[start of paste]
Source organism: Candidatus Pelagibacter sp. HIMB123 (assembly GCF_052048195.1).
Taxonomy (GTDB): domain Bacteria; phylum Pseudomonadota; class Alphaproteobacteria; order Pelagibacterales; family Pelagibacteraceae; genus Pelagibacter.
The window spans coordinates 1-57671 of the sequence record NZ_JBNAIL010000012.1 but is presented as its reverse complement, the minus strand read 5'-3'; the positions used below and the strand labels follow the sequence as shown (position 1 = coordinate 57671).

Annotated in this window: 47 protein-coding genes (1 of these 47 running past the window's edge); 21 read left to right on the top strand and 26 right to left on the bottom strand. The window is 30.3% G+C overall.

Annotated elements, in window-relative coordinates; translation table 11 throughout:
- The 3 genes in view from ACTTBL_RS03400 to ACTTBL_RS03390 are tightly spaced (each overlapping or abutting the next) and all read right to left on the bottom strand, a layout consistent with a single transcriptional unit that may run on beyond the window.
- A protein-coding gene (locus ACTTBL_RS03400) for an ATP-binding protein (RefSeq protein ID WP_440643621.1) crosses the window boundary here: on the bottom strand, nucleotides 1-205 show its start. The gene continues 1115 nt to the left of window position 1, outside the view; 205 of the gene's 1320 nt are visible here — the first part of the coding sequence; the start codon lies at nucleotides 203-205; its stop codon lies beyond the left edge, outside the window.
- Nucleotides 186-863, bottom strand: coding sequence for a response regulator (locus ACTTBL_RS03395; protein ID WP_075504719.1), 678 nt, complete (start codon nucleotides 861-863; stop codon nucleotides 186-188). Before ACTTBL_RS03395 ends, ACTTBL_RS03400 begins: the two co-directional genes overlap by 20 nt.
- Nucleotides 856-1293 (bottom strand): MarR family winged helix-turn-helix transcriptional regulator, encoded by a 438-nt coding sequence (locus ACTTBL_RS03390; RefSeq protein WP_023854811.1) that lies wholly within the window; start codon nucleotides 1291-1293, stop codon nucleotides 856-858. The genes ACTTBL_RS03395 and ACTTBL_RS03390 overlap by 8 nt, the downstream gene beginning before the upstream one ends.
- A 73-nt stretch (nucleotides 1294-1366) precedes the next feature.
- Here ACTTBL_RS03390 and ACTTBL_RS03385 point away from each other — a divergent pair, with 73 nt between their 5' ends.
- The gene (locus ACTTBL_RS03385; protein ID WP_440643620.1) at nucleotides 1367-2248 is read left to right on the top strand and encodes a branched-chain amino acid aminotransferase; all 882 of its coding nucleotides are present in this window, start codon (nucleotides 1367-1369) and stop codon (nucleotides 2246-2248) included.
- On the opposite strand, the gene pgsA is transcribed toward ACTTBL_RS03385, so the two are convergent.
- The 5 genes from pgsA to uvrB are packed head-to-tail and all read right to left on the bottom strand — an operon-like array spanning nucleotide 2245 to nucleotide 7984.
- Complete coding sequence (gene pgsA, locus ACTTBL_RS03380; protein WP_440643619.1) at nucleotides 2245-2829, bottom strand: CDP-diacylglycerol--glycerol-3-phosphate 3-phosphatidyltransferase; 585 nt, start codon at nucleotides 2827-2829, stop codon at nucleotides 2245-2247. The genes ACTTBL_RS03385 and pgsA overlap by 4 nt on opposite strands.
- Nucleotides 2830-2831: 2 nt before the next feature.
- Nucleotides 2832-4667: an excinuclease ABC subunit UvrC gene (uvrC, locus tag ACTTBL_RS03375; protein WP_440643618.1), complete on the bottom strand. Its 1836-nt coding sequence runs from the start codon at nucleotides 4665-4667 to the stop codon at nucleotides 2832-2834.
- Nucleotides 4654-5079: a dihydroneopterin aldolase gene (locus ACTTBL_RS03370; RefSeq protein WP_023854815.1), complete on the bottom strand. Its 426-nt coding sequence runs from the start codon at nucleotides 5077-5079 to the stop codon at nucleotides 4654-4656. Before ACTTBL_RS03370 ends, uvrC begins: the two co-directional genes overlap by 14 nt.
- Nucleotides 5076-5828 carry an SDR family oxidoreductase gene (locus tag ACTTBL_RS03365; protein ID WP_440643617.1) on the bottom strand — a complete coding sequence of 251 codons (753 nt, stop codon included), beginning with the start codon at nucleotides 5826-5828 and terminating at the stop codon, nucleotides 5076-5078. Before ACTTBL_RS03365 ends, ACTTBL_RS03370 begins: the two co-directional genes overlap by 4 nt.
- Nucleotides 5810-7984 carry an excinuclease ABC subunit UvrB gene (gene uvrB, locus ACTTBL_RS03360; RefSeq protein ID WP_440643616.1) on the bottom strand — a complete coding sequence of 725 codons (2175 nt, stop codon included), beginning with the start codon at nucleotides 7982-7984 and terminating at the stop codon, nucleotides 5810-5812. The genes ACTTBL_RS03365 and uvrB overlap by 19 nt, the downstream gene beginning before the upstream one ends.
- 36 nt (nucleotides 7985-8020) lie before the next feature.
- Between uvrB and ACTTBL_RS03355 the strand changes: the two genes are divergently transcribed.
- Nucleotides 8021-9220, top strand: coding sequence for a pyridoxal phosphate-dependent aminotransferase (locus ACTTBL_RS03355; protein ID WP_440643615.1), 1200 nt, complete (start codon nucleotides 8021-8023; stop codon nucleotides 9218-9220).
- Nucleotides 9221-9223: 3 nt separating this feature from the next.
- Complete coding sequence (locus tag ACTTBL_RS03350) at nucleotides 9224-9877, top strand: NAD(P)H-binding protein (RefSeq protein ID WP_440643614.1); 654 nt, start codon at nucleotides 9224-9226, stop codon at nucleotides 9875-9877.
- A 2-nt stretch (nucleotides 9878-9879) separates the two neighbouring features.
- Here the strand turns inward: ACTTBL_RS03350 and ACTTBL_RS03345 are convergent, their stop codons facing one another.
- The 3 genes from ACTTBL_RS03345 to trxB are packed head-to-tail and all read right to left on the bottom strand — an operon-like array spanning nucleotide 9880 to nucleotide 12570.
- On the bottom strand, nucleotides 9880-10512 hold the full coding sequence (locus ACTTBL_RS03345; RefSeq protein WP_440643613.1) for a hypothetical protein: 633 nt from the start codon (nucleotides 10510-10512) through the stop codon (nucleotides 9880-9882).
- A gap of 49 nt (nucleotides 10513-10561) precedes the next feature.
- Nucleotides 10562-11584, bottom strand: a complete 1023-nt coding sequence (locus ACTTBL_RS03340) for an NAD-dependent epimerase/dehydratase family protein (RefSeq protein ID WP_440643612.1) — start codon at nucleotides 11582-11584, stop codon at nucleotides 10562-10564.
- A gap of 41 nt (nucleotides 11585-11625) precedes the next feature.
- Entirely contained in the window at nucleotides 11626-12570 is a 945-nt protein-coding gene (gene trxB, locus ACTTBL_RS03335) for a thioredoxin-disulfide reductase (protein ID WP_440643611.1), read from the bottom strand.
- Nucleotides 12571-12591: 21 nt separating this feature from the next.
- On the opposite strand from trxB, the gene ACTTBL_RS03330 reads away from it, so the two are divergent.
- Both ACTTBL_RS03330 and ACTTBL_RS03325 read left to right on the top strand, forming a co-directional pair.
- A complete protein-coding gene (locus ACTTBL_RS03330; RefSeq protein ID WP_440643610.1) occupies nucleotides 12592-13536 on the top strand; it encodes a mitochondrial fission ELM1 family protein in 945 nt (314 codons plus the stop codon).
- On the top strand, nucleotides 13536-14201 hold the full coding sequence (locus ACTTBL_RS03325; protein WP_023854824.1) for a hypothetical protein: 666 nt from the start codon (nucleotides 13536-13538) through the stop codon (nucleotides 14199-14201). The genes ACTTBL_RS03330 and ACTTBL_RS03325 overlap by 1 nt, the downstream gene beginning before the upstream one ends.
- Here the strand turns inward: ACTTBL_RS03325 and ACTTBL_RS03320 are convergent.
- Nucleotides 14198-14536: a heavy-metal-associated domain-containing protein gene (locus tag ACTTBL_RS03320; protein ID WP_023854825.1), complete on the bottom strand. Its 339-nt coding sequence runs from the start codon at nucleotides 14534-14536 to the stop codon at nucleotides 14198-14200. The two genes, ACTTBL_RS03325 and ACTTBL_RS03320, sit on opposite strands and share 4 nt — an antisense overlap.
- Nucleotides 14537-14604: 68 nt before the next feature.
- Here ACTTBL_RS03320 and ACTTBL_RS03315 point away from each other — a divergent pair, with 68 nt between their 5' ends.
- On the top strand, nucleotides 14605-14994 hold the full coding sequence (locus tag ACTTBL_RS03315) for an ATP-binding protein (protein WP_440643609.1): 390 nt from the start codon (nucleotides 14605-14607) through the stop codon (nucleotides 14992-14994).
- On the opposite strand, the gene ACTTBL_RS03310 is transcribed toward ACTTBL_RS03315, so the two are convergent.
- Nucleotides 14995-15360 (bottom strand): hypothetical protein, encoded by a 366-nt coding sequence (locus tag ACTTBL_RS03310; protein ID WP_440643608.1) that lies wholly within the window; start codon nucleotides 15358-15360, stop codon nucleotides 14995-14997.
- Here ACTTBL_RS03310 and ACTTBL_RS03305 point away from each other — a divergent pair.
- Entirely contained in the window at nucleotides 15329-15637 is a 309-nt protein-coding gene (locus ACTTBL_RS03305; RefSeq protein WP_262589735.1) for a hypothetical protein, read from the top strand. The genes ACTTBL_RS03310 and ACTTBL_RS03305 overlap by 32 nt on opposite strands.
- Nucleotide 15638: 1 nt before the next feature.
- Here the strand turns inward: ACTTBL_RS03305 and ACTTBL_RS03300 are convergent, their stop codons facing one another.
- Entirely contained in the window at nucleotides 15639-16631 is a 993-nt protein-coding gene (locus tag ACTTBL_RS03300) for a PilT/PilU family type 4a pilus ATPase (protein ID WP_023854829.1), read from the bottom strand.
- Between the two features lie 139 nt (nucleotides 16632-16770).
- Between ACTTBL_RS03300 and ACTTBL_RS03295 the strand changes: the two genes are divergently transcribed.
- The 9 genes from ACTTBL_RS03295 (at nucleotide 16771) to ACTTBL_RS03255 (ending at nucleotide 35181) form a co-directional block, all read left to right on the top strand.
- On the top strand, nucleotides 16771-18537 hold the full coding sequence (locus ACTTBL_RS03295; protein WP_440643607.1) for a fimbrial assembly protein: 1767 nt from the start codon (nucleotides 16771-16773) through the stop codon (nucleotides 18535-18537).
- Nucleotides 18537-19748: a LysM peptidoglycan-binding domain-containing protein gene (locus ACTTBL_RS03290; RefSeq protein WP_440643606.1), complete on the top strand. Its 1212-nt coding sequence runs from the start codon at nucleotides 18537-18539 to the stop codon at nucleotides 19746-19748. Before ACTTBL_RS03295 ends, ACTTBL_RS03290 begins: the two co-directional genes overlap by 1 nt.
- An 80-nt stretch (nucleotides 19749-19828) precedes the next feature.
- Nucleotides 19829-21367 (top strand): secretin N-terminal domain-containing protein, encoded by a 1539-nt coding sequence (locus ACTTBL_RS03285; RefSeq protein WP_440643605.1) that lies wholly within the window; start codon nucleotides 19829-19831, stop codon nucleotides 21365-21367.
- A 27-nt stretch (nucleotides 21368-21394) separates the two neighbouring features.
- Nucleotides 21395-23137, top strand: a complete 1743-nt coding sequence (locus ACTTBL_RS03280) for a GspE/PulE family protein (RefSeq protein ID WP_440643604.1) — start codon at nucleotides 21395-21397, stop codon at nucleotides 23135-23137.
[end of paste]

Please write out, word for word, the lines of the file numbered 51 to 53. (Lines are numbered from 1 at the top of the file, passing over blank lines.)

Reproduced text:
- Between the two features lie 139 nt (nucleotides 16632-16770).
- Between ACTTBL_RS03300 and ACTTBL_RS03295 the strand changes: the two genes are divergently transcribed.
- The 9 genes from ACTTBL_RS03295 (at nucleotide 16771) to ACTTBL_RS03255 (ending at nucleotide 35181) form a co-directional block, all read left to right on the top strand.